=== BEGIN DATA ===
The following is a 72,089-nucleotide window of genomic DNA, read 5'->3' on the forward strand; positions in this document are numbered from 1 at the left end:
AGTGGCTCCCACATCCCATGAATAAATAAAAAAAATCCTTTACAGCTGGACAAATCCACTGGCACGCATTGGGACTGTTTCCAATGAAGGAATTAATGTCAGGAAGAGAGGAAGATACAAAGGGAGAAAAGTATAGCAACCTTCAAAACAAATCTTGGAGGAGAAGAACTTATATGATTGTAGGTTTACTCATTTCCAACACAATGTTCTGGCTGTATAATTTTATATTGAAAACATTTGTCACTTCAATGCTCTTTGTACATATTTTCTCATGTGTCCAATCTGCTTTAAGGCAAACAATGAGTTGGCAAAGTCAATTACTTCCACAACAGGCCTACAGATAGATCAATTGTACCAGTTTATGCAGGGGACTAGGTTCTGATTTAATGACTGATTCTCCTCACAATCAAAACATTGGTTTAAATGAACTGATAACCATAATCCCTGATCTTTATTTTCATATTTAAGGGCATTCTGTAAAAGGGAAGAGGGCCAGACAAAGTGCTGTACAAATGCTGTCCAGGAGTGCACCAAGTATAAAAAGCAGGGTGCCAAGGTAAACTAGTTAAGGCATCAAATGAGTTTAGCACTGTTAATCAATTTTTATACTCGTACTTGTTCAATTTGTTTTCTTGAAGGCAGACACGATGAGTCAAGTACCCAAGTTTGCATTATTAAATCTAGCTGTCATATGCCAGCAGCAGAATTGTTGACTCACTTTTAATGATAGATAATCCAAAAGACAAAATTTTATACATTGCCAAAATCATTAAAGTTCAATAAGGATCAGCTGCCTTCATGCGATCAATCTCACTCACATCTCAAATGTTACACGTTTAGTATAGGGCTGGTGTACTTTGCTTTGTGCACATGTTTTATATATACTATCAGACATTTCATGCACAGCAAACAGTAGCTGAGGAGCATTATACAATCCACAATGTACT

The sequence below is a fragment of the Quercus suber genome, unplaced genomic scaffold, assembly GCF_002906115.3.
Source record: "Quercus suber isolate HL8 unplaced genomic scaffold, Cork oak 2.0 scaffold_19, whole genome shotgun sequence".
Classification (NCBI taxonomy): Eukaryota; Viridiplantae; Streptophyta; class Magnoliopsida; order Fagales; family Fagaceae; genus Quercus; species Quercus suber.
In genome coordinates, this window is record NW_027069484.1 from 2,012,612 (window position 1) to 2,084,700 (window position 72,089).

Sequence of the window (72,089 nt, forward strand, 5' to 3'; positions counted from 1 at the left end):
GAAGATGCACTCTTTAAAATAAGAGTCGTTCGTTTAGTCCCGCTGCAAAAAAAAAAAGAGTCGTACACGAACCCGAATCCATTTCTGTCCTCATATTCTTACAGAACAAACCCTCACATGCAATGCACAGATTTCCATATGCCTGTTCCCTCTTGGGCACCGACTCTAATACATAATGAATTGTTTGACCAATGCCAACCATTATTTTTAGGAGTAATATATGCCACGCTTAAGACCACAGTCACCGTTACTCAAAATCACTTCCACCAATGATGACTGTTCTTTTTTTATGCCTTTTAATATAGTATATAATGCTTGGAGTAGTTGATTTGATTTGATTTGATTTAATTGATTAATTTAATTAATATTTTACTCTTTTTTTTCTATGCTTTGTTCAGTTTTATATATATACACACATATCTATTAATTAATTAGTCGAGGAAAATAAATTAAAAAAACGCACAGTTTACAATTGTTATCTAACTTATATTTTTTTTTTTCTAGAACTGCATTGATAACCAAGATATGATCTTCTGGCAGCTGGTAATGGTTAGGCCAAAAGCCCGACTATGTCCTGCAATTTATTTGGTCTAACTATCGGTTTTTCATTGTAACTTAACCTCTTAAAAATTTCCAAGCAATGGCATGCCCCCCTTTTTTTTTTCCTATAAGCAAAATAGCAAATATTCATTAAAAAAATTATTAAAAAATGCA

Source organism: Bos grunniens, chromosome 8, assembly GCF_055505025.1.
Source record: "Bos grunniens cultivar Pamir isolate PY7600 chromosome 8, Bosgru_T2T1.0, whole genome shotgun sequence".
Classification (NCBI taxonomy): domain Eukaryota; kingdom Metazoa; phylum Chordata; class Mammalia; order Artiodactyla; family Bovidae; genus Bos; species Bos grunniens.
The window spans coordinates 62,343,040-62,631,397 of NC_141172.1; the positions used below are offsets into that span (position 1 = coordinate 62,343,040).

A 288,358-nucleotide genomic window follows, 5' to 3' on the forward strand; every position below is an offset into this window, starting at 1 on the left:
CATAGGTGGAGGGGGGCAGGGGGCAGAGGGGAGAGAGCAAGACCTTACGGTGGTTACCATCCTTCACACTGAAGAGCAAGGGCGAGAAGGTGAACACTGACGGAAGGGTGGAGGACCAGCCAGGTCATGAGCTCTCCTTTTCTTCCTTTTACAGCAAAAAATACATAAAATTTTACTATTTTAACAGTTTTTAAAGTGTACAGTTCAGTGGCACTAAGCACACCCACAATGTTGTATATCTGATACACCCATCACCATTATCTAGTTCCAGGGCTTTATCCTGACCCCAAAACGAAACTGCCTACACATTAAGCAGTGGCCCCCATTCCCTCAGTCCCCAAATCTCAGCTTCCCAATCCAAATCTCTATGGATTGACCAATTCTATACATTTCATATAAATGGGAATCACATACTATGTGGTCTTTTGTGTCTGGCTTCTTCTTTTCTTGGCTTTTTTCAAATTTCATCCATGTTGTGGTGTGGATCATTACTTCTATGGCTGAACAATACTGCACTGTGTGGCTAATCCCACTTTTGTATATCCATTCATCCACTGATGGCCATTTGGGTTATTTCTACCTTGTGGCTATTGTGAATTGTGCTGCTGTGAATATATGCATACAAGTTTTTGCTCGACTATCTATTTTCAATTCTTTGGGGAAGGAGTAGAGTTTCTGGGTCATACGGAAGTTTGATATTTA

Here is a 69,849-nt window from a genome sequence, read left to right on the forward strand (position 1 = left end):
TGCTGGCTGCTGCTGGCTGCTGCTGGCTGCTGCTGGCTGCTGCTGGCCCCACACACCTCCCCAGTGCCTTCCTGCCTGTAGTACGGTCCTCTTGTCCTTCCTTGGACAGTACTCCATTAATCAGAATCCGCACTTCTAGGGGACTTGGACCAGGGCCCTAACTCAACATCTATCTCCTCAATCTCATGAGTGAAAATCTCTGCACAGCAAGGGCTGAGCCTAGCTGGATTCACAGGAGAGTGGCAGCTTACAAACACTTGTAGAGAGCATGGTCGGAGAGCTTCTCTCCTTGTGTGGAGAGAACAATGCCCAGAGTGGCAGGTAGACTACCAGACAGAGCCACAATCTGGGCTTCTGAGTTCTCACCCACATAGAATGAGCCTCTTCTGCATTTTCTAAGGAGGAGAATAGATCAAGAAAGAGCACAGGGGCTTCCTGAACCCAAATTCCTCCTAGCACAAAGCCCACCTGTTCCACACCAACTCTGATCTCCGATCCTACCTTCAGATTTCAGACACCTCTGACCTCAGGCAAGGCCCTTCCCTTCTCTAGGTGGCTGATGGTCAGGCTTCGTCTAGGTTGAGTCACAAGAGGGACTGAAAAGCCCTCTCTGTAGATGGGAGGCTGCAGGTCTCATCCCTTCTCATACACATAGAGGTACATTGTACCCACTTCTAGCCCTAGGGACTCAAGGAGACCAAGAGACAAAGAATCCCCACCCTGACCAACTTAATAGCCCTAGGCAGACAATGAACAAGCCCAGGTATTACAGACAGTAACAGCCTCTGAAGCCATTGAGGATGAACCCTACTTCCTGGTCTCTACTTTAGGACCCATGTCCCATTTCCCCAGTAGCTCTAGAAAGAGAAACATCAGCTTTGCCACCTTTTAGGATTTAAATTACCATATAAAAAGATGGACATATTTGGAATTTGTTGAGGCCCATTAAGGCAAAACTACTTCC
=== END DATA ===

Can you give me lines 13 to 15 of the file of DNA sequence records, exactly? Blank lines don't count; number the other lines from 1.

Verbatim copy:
A 288,358-nucleotide genomic window follows, 5' to 3' on the forward strand; every position below is an offset into this window, starting at 1 on the left:
CATAGGTGGAGGGGGGCAGGGGGCAGAGGGGAGAGAGCAAGACCTTACGGTGGTTACCATCCTTCACACTGAAGAGCAAGGGCGAGAAGGTGAACACTGACGGAAGGGTGGAGGACCAGCCAGGTCATGAGCTCTCCTTTTCTTCCTTTTACAGCAAAAAATACATAAAATTTTACTATTTTAACAGTTTTTAAAGTGTACAGTTCAGTGGCACTAAGCACACCCACAATGTTGTATATCTGATACACCCATCACCATTATCTAGTTCCAGGGCTTTATCCTGACCCCAAAACGAAACTGCCTACACATTAAGCAGTGGCCCCCATTCCCTCAGTCCCCAAATCTCAGCTTCCCAATCCAAATCTCTATGGATTGACCAATTCTATACATTTCATATAAATGGGAATCACATACTATGTGGTCTTTTGTGTCTGGCTTCTTCTTTTCTTGGCTTTTTTCAAATTTCATCCATGTTGTGGTGTGGATCATTACTTCTATGGCTGAACAATACTGCACTGTGTGGCTAATCCCACTTTTGTATATCCATTCATCCACTGATGGCCATTTGGGTTATTTCTACCTTGTGGCTATTGTGAATTGTGCTGCTGTGAATATATGCATACAAGTTTTTGCTCGACTATCTATTTTCAATTCTTTGGGGAAGGAGTAGAGTTTCTGGGTCATACGGAAGTTTGATATTTA

Here is a 69,849-nt window from a genome sequence, read left to right on the forward strand (position 1 = left end):